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President Buhari returned to Nigeria on August 19 after over one-hundred days of medical leave in London. Various dignitaries gathered to greet him upon his arrival. The public aspect of President Buhari’s return was particularly important because it differed from that of an earlier predecessor, Umaru Yar’Adua. President Yar’Adua also underwent medical treatment abroad, in Saudi Arabia in 2009. Following more than three months of hospitalization, he returned to Abuja in relative secret and made no public appearances. Moreover, unlike Buhari, President Yar’Ardua had not delegated executive power to his vice president at the time of his hospitalization, as provided for by the constitution. On its own authority, the National Assembly placed interim power in the hands of Vice President Goodluck Jonathan, who formally succeeded to the presidency upon Yar’Ardua’s death in 2010.
Two days after his arrival, President Buhari gave a televised address to the nation. In it, he reiterated his commitment to preserving the unity of Nigeria: “Nigeria’s unity is settled and not negotiable. We shall not allow irresponsible elements to start trouble.” This would appear to be a reference to ongoing agitation for the revival of a movement for an independent state of Biafra in the south and the ongoing Islamist Boko Haram insurrection in the north. The nature of his illness has yet to be made public, and he did not offer any comment about it in his television address. The lack of transparency about his health has fueled much speculation and as his stay in London wore on, there were Nigerian calls for him either to return or to resign.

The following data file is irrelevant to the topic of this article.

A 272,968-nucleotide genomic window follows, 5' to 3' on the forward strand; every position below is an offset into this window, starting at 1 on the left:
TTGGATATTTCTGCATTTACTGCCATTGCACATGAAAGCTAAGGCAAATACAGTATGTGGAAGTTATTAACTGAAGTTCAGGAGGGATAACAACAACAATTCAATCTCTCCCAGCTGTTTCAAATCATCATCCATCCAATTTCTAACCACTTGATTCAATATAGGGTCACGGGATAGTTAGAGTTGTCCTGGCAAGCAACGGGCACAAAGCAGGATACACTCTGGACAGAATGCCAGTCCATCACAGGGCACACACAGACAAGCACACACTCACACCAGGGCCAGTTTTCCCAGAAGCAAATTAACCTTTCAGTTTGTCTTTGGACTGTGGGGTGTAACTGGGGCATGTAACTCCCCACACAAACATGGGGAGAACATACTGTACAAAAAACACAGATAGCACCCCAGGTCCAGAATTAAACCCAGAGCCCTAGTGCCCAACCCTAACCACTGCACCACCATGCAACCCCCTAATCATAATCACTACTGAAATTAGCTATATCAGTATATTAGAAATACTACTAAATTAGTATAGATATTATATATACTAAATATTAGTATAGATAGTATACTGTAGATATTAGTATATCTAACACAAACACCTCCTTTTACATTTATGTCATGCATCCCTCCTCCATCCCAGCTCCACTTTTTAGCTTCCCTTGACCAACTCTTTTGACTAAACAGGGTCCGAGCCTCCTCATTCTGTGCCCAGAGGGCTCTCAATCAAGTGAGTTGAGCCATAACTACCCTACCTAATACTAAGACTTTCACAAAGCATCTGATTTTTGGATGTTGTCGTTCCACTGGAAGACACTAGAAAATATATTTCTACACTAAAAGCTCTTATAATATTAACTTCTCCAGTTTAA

It is too early to tell whether President Buhari will be able to take up his official functions immediately, or whether his convalescence will continue. On television he appeared thin, but he was able to walk unaided at the ceremony welcoming him home. Whatever the state of his health, his return has been an important boost to Nigerian national morale.